Lecture on Srimad Bhagavatam, Canto 9, Chapter 11, Texts 27-36 and Chapter 12 Summary through Text 6x`. Titled “Nothing new.”
|Canto 9: Liberation
|Chapter 11: Lord Ramacandra Rules the World
SB 9.11.27: The palaces, the palace gates, the assembly houses, the platforms for meeting places, the temples and all such places were decorated with golden waterpots and bedecked with various types of flags.
SB 9.11.28: Wherever Lord Ramacandra visited, auspicious welcome gates were constructed, with banana trees and betel nut trees, full of flowers and fruits. The gates were decorated with various flags made of colorful cloth and with tapestries, mirrors and garlands.
SB 9.11.29: Wherever Lord Ramacandra visited, the people approached Him with paraphernalia of worship and begged the Lord’s blessings. “O Lord,” they said, “as You rescued the earth from the bottom of the sea in Your incarnation as a boar, may You now maintain it. Thus we beg Your blessings.”
SB 9.11.30: Thereafter, not having seen the Lord for a long time, the citizens, both men and women, being very eager to see Him, left their homes and got up on the roofs of the palaces. Being incompletely satiated with seeing the face of the lotus-eyed Lord Ramacandra, they showered flowers upon Him.
SB 9.11.31-34: Thereafter, Lord Ramacandra entered the palace of His forefathers. Within the palace were various treasures and valuable wardrobes. The sitting places on the two sides of the entrance door were made of coral, the yards were surrounded by pillars of vaidurya–mani, the floor was made of highly polished marakata–mani, and the foundation was made of marble. The entire palace was decorated with flags and garlands and bedecked with valuable stones, shining with a celestial effulgence. The palace was fully decorated with pearls and surrounded by lamps and incense. The men and women within the palace all resembled demigods and were decorated with various ornaments, which seemed beautiful because of being placed on their bodies.
SB 9.11.36: Without transgressing the religious principles, Lord Ramacandra, whose lotus feet are worshiped by devotees in meditation, enjoyed with all the paraphernalia of transcendental pleasure for as long as needed.
SB 9.12 Summary Chapter 12: The Dynasty of Kusa, the Son of Lord Ramacandra
Following in the genealogical table of Lord Ramacandra‘s dynasty, Kusa, the Lord’s son, was followed consecutively by Atithi, Nisadha, Nabha, Pundarika,Ksemadhanva, Devanika, Aniha, Pariyatra, Balasthala, Vajranabha, Sagana and Vidhrti. These personalities ruled the world. From Vidhrti came Hiranyanabha, who later became the disciple of Jaimini and propounded the system of mystic yoga in which Yajnavalkya was initiated. Following in this dynasty were Puspa, Dhruvasandhi, Sudarsana, Agnivarna, Sighra and Maru. Maru attained full perfection in the practice of yoga, and he still lives in the village of Kalapa. At the end of this age of Kali, he will revive the dynasty of the sun-god. Next in the dynasty were Prasusruta, Sandhi, Amarsana, Mahasvan, Visvabahu, Prasenajit, Taksaka and Brhadbala, who was later killed by Abhimanyu. Sukadeva Gosvami said that these were all kings who had passed away. The future descendants of Brhadbala will be Brhadrana, Urukriya, Vatsavrddha, Prativyoma, Bhanu, Divaka, Sahadeva, Brhadasva, Bhanuman, Pratikasva, Supratika, Marudeva, Sunaksatra, Puskara, Antariksa, Sutapa, Amitrajit, Brhadraja, Barhi, Krtanjaya, Rananjaya, Sanjaya, Sakya, Suddhoda, Langala, Prasenajit, Ksudraka, Ranaka, Suratha and Sumitra. All of them will become kings one after another. Sumitra, coming in this age of Kali, will be the last king in the Iksvaku dynasty; after him, the dynasty will be extinguished.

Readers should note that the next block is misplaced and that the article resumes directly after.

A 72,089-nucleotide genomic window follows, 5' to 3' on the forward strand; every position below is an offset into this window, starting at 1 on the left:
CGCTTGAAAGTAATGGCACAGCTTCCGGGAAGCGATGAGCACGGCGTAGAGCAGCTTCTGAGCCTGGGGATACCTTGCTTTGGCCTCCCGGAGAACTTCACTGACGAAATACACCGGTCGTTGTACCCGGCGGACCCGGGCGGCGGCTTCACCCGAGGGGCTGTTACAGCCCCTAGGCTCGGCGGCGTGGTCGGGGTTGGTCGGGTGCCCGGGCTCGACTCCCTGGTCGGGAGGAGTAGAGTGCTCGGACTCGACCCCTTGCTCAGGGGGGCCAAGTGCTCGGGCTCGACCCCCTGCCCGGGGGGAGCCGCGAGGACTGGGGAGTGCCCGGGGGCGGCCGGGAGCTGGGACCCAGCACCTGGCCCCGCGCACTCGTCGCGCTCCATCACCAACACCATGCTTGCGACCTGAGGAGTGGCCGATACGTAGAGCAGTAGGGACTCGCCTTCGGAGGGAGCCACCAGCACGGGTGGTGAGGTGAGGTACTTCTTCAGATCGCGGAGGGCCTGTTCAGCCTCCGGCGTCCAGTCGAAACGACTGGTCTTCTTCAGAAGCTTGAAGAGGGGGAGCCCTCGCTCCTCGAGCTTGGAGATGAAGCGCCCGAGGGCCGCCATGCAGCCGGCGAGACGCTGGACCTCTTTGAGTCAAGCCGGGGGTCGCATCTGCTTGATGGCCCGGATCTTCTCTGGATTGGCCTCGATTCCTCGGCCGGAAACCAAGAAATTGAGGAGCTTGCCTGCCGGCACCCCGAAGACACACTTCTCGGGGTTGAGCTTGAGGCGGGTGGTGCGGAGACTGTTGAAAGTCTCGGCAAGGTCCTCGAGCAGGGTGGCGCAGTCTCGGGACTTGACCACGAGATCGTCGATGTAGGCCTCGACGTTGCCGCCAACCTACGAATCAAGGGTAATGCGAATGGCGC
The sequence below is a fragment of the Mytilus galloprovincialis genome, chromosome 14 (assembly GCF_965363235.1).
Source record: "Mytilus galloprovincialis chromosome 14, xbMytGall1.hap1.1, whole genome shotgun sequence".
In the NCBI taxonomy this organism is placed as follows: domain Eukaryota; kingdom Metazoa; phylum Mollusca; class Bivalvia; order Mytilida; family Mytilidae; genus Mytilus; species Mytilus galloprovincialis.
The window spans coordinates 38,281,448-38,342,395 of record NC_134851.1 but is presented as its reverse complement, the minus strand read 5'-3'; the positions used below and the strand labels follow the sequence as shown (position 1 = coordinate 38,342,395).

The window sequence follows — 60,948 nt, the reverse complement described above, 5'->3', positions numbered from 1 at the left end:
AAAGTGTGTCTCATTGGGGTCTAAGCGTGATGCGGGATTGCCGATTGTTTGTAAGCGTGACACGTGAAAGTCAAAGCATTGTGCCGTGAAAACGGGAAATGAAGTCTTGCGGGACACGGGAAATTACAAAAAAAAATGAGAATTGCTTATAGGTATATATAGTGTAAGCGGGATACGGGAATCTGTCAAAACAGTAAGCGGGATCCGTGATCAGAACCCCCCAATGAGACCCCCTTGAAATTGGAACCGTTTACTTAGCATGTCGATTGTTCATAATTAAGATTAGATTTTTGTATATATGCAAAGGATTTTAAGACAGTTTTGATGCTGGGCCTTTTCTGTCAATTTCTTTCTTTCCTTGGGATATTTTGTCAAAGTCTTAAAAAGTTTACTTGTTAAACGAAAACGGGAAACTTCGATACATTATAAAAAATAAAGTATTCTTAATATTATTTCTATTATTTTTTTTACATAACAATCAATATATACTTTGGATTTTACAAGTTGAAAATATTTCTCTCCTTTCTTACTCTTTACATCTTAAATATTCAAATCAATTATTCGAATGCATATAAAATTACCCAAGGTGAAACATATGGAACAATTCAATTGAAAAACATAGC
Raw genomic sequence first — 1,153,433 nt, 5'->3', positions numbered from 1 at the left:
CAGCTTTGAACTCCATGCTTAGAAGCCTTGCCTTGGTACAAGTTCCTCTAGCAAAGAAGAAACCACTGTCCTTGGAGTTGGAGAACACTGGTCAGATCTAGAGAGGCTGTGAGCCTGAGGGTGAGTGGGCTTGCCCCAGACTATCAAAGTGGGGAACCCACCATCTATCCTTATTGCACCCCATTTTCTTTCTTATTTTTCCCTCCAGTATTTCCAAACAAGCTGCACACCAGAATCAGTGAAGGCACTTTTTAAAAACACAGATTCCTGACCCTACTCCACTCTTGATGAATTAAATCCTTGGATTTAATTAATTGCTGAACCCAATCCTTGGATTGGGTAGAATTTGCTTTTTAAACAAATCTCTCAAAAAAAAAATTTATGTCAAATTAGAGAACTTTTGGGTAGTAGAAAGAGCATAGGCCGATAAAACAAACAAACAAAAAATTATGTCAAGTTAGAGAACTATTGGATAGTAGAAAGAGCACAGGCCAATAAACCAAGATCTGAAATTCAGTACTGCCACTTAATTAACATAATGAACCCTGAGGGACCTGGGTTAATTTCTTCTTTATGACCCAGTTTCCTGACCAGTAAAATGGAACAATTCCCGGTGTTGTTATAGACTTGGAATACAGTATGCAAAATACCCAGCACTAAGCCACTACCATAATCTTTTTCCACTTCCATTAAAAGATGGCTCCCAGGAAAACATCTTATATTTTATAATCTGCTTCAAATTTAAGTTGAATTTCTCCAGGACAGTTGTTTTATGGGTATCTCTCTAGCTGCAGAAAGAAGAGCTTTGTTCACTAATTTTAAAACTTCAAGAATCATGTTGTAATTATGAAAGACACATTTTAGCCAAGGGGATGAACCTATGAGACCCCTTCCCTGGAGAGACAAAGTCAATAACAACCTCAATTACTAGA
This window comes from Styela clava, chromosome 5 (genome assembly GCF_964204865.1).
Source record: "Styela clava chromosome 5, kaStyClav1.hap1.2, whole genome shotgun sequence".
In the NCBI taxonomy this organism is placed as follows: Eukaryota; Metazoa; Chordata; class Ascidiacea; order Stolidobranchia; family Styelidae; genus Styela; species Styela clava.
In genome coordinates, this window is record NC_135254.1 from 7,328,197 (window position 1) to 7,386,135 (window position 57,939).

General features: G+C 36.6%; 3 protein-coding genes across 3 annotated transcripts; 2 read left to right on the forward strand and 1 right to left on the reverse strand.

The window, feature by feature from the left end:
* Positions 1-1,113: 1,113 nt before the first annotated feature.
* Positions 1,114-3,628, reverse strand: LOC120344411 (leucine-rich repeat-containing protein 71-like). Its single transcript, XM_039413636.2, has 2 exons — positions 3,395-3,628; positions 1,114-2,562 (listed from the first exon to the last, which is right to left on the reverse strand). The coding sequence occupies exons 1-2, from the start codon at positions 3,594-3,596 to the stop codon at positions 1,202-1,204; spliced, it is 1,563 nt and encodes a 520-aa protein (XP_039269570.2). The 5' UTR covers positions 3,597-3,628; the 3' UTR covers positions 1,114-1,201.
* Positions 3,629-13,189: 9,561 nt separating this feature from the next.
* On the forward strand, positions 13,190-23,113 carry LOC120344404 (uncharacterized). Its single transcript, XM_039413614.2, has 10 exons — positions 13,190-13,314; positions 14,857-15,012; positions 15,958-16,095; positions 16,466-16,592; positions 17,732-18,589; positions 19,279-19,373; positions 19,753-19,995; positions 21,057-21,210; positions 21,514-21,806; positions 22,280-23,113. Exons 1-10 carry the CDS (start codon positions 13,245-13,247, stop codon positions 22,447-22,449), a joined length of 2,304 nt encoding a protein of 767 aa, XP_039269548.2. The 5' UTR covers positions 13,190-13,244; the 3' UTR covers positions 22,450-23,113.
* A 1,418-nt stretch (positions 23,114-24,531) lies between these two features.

SB 9.12.1: Sukadeva Gosvami said: The son of Ramacandra was Kusa, the son of Kusa was Atithi, the son of Atithi was Nisadha, and the son of Nisadha wasNabha. The son of Nabha was Pundarika, and from Pundarika came a son named Ksemadhanva.
SB 9.12.2: The son of Ksemadhanva was Devanika, Devanika’s son was Aniha, Aniha‘s son was Pariyatra, and Pariyatra’s son was Balasthala. The son of Balasthala was Vajranabha, who was said to have been born from the effulgence of the sun-god.
SB 9.12.3-4: The son of Vajranabha was Sagana, and his son was Vidhrti. The son of Vidhrti was Hiranyanabha, who became a disciple of Jaimini and became a great acarya of mystic yoga. It is from Hiranyanabha that the great saint Yajnavalkya learned the highly elevated system of mystic yoga known asadhyatma–yoga, which can loosen the knots of material attachment in the heart.
SB 9.12.5: The son of Hiranyanabha was Puspa, and the son of Puspa was Dhruvasandhi. The son of Dhruvasandhi was Sudarsana, whose son was Agnivarna. The son of Agnivarna was named Sighra, and his son was Maru.
SB 9.12.6: Having achieved perfection in the power of mystic yoga, Maru still lives in a place known as Kalapa–grama. At the end of Kali–yuga, he will revive the lost Surya dynasty by begetting a son.
At least five thousand years ago, Srila Sukadeva Gosvami ascertained the existence of Maru in Kalapa–grama and said that Maru, having achieved ayoga–siddha body, would continue to exist until the end of Kali–yuga, which is calculated to continue for 432,000 years. Such is the perfection of mystic power. By controlling the breath, the perfect yogi can continue his life for as long as he likes. Sometimes we hear from the Vedic literature that some personalities from the Vedic age, such as Vyasadeva and Asvatthama, are still living. Here we understand that Maru is also still living. We are sometimes surprised that a mortal body can live for such a long time. The explanation of this longevity is given here by the word yoga–siddha. If one becomes perfect in the practice of yoga, he can live as long as he likes. The demonstration of some trifling yoga–siddha does not constitute perfection. Here is a factual example of perfection: a yoga–siddha can live as long as he likes.